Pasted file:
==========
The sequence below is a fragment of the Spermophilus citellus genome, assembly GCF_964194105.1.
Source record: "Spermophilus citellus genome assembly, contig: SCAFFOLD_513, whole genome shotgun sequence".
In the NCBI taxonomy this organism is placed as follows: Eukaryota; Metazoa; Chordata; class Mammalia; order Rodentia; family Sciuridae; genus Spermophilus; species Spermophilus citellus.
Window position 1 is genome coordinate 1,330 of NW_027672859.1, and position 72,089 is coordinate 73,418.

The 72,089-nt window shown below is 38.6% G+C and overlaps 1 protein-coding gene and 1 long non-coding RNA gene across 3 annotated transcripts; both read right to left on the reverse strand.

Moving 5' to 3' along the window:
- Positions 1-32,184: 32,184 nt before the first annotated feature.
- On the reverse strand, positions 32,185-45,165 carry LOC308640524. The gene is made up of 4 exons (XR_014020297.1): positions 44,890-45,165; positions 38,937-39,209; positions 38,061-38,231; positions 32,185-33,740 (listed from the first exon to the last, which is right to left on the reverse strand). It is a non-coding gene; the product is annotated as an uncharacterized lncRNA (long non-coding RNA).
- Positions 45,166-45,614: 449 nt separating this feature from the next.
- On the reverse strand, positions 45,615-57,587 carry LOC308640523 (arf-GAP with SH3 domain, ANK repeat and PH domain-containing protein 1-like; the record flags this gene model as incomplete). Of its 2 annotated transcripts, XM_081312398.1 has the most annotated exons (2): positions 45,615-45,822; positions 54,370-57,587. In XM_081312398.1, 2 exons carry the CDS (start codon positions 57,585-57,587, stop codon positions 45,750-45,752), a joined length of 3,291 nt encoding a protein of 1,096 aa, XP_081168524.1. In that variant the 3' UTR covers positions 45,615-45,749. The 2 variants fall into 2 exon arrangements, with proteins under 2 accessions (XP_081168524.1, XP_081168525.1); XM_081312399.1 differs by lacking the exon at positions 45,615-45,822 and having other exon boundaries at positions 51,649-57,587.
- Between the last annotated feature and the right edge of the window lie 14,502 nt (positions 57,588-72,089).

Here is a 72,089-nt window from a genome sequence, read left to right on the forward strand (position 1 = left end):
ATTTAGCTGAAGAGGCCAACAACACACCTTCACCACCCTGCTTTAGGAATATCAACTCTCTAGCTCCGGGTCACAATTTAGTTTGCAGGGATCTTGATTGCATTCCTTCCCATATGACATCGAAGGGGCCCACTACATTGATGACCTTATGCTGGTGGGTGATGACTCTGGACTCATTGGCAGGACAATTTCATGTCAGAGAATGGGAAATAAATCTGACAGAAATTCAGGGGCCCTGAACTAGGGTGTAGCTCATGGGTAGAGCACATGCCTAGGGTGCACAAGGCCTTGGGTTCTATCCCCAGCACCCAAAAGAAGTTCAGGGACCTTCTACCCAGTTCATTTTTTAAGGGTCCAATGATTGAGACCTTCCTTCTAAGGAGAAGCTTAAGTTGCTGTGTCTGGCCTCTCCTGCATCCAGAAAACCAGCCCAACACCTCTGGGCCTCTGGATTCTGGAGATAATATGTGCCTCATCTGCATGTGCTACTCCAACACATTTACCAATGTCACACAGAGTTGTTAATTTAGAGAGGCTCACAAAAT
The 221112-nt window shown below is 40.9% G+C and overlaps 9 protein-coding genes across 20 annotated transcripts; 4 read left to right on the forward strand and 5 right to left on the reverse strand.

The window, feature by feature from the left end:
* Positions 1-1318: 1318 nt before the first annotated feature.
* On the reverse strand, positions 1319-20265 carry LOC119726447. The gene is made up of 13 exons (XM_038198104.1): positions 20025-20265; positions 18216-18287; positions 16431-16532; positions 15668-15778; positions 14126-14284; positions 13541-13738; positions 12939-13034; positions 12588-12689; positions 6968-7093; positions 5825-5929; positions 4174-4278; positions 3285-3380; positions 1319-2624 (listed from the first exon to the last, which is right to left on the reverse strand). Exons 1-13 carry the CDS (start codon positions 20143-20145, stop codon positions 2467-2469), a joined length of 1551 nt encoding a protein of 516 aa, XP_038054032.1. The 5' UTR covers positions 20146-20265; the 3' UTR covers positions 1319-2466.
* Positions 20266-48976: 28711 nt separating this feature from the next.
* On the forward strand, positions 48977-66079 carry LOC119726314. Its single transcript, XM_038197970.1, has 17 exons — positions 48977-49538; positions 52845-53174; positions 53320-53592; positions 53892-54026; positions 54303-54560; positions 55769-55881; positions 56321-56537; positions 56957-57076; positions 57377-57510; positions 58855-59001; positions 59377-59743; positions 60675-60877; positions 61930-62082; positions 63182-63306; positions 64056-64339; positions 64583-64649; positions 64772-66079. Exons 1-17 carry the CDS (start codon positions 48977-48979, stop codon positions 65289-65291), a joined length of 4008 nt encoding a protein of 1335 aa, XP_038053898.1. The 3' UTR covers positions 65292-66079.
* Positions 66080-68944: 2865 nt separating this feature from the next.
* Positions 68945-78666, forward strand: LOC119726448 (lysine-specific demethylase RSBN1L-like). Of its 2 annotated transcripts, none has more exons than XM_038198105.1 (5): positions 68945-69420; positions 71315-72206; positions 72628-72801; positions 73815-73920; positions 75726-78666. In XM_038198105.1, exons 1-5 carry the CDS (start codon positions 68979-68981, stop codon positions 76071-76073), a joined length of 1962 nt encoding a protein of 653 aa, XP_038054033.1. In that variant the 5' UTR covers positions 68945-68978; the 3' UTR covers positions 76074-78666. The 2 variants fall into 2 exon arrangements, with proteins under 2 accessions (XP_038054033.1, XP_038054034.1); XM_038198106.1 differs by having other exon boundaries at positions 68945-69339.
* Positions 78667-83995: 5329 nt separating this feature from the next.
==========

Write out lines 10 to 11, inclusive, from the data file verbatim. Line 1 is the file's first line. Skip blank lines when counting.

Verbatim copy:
- On the reverse strand, positions 45,615-57,587 carry LOC308640523 (arf-GAP with SH3 domain, ANK repeat and PH domain-containing protein 1-like; the record flags this gene model as incomplete). Of its 2 annotated transcripts, XM_081312398.1 has the most annotated exons (2): positions 45,615-45,822; positions 54,370-57,587. In XM_081312398.1, 2 exons carry the CDS (start codon positions 57,585-57,587, stop codon positions 45,750-45,752), a joined length of 3,291 nt encoding a protein of 1,096 aa, XP_081168524.1. In that variant the 3' UTR covers positions 45,615-45,749. The 2 variants fall into 2 exon arrangements, with proteins under 2 accessions (XP_081168524.1, XP_081168525.1); XM_081312399.1 differs by lacking the exon at positions 45,615-45,822 and having other exon boundaries at positions 51,649-57,587.
- Between the last annotated feature and the right edge of the window lie 14,502 nt (positions 57,588-72,089).